“It’s a mission-based company, very focused on delivering the best product for the best price to customers. They are also employee focused, with good pay and benefits, and lots of extra little things that make it fun to work here. They have a lot of employee recognition,” Cummings says. “When you start, during orientation, executives from across the country sit down with you and share the strategy as well as the actual numbers. They want all the employees to know where we are going, and how we’re going to get there, together,” he says, adding that no other employer he’s worked for in the past has top leaders in the company who care about the customers and employees as much as American AgCredit.
What’s more, the work is interesting, and the digs aren’t too bad. The company’s new headquarters on Aviation Boulevard in Santa Rosa is state of the art. “It’s comfortable and it’s something interesting to look at,” says Cummings. “And that’s a good thing if you’re going to be there eight hours a day.”
As Ormerod says, a company’s culture should be like a warm coat. But what do you do if the coat becomes a bit threadbare? It’s a sign that the culture could use a bit of refining, or a jump start.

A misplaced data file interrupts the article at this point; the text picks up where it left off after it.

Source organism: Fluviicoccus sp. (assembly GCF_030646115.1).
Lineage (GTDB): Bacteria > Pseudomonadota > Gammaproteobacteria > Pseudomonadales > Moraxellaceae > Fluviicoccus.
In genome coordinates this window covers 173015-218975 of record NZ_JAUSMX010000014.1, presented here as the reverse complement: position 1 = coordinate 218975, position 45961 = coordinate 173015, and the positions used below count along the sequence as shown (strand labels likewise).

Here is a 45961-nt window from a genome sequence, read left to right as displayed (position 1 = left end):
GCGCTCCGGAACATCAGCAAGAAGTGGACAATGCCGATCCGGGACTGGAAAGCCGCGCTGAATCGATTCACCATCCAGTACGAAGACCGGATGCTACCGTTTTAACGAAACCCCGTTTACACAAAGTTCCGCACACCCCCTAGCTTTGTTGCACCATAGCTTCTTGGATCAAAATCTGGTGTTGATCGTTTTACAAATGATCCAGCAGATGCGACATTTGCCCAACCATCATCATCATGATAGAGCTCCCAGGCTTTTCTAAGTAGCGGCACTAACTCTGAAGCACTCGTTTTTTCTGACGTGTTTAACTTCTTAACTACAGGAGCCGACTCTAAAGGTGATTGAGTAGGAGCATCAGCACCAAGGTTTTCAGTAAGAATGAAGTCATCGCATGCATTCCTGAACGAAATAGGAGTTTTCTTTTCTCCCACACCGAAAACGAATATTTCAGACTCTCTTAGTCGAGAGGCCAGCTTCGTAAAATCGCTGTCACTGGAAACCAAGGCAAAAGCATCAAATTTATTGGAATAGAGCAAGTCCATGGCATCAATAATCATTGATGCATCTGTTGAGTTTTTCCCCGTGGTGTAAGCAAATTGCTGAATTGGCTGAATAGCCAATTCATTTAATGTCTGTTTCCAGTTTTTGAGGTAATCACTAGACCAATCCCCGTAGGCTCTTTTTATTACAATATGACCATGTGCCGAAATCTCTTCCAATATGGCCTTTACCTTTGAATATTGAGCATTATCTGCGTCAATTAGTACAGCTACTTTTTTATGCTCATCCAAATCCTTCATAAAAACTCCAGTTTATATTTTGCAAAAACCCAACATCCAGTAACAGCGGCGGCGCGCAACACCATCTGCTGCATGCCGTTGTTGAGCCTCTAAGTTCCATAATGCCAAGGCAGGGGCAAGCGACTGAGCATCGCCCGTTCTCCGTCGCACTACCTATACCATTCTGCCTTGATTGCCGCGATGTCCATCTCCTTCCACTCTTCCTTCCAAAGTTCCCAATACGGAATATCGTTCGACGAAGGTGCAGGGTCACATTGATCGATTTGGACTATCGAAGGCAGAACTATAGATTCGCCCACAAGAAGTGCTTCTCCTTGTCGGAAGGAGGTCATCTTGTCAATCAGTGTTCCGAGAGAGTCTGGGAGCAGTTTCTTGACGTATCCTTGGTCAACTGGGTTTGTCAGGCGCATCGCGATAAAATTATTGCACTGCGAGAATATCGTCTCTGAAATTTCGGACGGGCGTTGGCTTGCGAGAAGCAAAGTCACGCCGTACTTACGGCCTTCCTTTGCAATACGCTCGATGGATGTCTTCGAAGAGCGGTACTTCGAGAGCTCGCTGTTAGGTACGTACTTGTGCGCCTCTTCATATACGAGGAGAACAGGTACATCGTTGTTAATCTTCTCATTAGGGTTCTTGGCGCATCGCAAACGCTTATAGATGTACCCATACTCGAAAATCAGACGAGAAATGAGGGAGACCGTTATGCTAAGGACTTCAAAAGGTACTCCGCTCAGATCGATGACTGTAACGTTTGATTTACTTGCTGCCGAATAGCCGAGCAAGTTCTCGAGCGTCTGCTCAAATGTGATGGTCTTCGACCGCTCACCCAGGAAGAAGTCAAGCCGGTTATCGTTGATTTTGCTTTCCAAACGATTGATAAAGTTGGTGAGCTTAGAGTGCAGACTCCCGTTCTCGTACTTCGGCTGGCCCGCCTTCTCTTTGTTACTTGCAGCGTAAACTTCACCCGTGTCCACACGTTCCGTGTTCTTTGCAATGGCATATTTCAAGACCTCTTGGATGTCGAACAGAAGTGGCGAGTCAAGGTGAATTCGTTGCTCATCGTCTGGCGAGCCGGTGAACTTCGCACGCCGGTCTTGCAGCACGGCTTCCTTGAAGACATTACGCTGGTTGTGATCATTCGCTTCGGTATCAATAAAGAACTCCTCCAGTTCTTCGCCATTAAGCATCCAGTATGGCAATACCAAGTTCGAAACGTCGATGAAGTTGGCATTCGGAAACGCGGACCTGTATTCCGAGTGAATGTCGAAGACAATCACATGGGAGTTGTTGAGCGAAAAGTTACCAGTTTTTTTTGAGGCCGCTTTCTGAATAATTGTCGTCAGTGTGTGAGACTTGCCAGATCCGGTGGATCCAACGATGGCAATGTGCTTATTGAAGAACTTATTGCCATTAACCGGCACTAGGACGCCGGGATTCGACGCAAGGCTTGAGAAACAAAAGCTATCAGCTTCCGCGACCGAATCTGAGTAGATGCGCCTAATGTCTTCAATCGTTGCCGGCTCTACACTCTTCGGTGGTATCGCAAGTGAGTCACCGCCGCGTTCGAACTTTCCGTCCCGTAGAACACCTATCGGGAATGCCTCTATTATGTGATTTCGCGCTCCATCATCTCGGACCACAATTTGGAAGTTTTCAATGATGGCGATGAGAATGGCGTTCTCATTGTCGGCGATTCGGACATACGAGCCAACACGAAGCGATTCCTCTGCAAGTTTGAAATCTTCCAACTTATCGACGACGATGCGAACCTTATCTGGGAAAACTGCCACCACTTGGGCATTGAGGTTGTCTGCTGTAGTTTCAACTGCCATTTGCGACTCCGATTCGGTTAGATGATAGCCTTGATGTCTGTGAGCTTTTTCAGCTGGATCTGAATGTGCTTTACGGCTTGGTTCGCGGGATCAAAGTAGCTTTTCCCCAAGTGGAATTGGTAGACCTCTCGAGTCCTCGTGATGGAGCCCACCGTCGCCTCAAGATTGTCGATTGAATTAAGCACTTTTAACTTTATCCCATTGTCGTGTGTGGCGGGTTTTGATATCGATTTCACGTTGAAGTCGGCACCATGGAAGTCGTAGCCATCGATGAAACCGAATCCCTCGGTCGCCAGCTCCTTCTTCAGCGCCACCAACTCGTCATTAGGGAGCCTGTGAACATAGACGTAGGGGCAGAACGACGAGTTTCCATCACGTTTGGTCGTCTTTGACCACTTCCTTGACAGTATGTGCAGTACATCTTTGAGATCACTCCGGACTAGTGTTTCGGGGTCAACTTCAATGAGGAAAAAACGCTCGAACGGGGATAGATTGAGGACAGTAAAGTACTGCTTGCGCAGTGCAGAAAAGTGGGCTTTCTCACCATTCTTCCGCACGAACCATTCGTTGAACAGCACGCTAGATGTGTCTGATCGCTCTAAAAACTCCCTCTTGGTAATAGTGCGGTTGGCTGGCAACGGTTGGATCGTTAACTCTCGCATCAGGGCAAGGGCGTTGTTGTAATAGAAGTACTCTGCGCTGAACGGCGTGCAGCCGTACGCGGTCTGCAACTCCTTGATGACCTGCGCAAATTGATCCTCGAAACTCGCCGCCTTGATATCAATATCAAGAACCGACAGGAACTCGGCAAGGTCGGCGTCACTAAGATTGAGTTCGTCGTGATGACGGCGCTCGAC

Management consultants such as Avila, McNeil, McPherson, and Ormerod work regularly with clients to help them through the process of defining their mission, values and purpose.
“The first step is to understand what the culture is currently,” says McPherson. This will involve discussion with many people within the organization. “The second step is to ask what they would like the culture to look like.” Sometimes the changes are small, and sometimes they are big.
Then, there is making the commitment to make the changes and walk the talk.
Ormerod recently worked with new leadership at Pacific Union College. While PUC’s culture has served it well over the years, challenges facing four-year liberal arts colleges across the U.S. require what Nelson calls a “culture assessment.” By undertaking this initiative, she says, it will enable the college to examine its culture. Or, as she puts it, “Why we do what we do, and how we do it. And in turn, it will allow us to better meet the future needs of our students and the greater community.”
Change is scary. “One person will say they hate change and another says they love it, but I can tell you, they don’t.” Nelson laughs.
The culture assessment will support several new initiatives, including the PUC Signature Student Experience, where every student will be connected with a success team; have the opportunity to serve in the mission field; and be assigned a career network.
And human nature being what it is, change isn’t easy. “You have to be in the right headspace to tackle culture. You need to have honest conversations, where we each act in each other’s best interests,” Nelson says, adding that it takes time and commitment.
“For the most part,” notes McPherson, “people want to do the right thing by other people. They want a nice place to come to work. They want a commitment to each other to be the best one can be and provide the best environment for their employees and their employers.”